As of February 2016, twenty-two states and the District of Columbia expressly prohibited housing discrimination on the basis of sexual orientation.
Nineteen of those states and the District of Columbia also expressly prohibited discrimination in housing on the basis of gender identity. This report measures how frequently these laws are used by LGBT people, compared to how frequently race non-discrimination laws are used by people of color, and sex non-discrimination laws are used by women.
An aggregation of all available state-level data shows that sexual orientation and gender identity housing non-discrimination laws are used by LGBT people at a similar rate to the use of race non-discrimination laws by people of color and the use of sex non-discrimination laws by women. Nationally, on average, approximately 3 complaints of sexual orientation and gender identity discrimination in housing are filed for every 100,000 LGBT adults each year, compared to approximately 5 complaints of race discrimination filed for every 100,000 adults of color, and 1 complaint of sex discrimination filed for every 100,000 women.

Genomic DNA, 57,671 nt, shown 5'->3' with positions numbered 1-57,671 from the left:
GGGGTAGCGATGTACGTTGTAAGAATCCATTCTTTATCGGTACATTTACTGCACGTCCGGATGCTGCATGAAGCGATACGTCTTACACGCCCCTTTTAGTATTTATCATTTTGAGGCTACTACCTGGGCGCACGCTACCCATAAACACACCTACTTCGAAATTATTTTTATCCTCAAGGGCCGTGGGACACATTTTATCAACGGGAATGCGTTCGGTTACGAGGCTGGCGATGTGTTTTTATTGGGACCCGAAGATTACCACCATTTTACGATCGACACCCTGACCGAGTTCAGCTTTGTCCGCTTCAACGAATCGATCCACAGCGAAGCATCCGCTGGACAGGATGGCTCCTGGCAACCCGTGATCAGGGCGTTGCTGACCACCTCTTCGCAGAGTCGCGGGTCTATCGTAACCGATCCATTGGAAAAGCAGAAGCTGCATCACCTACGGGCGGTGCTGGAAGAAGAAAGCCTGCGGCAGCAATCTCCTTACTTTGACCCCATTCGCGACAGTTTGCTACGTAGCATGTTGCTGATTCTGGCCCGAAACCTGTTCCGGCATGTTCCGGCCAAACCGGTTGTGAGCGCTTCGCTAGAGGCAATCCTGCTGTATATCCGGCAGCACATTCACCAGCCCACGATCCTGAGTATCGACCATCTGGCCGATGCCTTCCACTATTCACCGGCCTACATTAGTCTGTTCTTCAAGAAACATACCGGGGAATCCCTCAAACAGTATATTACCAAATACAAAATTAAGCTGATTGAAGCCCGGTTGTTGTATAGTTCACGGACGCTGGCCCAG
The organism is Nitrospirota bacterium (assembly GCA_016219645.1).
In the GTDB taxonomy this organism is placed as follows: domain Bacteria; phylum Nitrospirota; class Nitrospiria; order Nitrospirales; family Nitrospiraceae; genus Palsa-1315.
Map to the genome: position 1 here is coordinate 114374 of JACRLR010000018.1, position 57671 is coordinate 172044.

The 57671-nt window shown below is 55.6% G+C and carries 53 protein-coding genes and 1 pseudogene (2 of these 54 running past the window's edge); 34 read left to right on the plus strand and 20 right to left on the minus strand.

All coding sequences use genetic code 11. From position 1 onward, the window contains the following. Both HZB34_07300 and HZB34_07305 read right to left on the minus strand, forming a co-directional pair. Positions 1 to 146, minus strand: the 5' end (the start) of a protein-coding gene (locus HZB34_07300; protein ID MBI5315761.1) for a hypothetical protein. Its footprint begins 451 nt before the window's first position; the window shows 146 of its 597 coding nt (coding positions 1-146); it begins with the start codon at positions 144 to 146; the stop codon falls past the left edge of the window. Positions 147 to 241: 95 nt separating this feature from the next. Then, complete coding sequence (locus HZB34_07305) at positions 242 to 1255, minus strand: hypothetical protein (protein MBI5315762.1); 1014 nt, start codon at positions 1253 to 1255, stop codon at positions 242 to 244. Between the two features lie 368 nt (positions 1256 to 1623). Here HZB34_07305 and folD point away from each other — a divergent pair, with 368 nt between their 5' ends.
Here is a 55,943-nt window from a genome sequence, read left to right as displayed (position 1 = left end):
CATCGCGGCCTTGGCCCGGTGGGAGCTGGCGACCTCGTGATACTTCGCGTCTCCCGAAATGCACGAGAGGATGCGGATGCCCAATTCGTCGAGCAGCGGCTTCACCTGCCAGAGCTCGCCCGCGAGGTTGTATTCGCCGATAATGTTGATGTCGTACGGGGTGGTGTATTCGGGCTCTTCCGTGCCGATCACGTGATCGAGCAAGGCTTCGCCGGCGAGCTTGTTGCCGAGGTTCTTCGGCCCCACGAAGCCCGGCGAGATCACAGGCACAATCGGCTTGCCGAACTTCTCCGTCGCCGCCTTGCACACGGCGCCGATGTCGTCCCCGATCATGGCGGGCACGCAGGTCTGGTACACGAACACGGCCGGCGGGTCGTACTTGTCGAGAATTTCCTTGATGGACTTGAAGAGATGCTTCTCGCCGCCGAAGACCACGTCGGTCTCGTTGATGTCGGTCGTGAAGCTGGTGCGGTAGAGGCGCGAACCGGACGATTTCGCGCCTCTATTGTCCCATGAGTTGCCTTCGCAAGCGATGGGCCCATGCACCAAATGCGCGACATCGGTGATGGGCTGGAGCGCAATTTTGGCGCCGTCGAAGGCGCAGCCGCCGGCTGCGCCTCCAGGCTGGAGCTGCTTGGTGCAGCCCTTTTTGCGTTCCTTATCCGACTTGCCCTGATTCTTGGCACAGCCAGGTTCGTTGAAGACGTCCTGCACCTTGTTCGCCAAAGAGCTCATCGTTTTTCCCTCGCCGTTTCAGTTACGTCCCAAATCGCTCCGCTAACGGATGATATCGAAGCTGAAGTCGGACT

The findings refute the argument that discrimination against LGBT people does not occur often enough to establish a need for protective laws. Additionally, even with similar filing rates, sexual orientation and gender identity complaints will not overwhelm government agencies because the raw number of such complaints filed is low. The annual average number of sexual orientation and gender identity complaints filed nationally, across all 18 states that provided data, was 136 complaints.
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